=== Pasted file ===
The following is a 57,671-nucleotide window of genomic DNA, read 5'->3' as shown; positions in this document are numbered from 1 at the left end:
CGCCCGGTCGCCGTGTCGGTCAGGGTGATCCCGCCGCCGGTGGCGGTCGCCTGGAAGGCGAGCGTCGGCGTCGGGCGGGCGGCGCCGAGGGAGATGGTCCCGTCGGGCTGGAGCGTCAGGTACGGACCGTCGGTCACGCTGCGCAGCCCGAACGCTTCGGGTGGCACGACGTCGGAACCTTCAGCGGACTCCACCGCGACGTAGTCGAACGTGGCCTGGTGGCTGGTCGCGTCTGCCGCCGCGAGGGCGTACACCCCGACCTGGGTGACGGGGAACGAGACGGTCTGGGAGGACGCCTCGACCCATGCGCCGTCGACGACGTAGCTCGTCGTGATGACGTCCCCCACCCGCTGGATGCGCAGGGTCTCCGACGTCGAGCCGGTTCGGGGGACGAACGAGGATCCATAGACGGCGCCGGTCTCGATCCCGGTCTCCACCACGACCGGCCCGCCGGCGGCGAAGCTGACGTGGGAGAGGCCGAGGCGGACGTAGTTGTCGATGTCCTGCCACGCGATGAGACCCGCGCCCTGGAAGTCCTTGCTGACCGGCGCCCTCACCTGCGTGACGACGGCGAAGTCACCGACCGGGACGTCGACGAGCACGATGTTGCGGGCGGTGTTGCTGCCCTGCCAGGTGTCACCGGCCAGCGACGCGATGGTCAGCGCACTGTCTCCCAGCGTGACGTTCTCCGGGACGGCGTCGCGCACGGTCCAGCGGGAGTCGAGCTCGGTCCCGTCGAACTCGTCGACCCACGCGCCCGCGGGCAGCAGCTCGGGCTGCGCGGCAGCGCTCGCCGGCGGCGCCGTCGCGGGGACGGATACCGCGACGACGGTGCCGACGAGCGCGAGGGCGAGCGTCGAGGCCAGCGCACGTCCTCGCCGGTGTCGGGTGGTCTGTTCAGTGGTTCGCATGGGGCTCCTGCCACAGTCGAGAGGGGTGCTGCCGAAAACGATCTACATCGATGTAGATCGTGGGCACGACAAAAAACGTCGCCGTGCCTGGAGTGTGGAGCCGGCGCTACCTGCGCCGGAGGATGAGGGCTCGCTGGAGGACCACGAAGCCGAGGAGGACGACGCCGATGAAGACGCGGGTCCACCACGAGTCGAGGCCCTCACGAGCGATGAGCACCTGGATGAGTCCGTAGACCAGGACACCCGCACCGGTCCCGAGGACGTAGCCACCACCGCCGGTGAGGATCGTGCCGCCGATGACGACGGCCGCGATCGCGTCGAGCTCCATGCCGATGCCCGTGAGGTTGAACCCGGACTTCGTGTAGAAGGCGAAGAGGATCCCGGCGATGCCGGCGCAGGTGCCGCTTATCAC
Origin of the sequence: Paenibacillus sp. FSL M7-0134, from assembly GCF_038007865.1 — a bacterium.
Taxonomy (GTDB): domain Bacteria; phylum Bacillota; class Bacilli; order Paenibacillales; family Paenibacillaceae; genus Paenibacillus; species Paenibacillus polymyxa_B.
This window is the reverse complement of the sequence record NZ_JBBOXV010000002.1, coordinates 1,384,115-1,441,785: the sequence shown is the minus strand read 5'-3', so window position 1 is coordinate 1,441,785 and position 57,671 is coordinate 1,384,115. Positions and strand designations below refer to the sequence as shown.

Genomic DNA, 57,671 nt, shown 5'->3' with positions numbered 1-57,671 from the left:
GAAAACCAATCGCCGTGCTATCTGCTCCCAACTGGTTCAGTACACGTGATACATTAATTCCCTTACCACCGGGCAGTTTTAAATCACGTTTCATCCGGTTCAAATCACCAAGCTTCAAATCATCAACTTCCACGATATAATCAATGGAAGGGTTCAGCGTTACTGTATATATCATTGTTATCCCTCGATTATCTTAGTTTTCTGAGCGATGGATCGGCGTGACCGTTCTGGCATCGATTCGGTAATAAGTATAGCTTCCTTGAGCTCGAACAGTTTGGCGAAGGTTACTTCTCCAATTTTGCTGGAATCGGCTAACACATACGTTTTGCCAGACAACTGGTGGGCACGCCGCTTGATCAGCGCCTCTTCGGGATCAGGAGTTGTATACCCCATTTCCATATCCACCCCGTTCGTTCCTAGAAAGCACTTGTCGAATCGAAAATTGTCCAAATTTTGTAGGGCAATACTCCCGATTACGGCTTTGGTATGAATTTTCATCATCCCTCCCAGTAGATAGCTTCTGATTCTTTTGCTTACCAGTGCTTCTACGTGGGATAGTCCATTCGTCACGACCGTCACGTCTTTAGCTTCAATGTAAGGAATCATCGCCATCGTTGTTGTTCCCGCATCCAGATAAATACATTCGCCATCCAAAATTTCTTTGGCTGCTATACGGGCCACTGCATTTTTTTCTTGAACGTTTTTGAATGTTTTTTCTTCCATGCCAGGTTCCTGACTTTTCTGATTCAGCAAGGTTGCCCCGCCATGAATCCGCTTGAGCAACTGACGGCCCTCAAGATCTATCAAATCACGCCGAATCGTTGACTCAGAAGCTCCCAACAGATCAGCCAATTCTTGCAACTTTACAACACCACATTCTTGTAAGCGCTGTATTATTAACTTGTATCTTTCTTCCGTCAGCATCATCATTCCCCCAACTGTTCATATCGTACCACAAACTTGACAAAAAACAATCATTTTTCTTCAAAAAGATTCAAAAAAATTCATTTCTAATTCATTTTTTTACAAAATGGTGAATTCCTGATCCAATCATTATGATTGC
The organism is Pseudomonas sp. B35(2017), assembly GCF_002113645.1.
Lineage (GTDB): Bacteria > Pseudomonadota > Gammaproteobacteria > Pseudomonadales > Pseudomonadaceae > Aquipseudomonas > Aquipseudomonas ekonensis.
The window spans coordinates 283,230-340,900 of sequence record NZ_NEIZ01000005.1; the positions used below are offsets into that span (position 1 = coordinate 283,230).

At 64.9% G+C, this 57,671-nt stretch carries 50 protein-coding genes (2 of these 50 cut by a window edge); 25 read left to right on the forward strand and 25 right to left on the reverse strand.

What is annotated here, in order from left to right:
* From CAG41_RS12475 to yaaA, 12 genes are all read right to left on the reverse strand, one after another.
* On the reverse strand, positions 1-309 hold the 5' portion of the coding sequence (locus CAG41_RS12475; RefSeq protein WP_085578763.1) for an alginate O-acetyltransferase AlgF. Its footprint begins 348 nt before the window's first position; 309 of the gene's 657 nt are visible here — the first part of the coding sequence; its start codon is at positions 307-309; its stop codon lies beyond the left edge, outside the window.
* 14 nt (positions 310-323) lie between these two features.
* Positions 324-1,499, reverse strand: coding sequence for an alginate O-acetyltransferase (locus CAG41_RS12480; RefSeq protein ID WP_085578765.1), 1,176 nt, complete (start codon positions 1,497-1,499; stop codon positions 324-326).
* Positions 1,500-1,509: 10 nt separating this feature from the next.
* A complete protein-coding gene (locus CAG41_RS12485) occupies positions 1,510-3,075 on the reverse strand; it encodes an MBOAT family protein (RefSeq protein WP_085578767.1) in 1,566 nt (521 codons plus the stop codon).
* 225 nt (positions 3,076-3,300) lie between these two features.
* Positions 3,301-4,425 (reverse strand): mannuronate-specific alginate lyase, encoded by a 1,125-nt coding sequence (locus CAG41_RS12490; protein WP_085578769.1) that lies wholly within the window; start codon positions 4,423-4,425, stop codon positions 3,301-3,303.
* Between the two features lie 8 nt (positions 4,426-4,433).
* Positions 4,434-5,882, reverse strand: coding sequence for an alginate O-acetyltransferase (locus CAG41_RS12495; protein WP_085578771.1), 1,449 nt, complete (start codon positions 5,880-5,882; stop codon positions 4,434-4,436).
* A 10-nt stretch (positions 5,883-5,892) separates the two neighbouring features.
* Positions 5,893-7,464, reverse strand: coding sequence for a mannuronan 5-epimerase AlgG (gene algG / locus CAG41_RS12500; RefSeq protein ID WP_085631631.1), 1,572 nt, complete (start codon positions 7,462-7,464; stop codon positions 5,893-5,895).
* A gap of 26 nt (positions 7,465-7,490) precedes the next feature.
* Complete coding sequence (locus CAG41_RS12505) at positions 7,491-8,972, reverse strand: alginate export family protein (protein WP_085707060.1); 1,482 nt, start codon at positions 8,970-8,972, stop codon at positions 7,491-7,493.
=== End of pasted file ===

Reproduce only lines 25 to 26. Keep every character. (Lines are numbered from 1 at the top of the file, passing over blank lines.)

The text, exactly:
* A gap of 26 nt (positions 7,465-7,490) precedes the next feature.
* Complete coding sequence (locus CAG41_RS12505) at positions 7,491-8,972, reverse strand: alginate export family protein (protein WP_085707060.1); 1,482 nt, start codon at positions 8,970-8,972, stop codon at positions 7,491-7,493.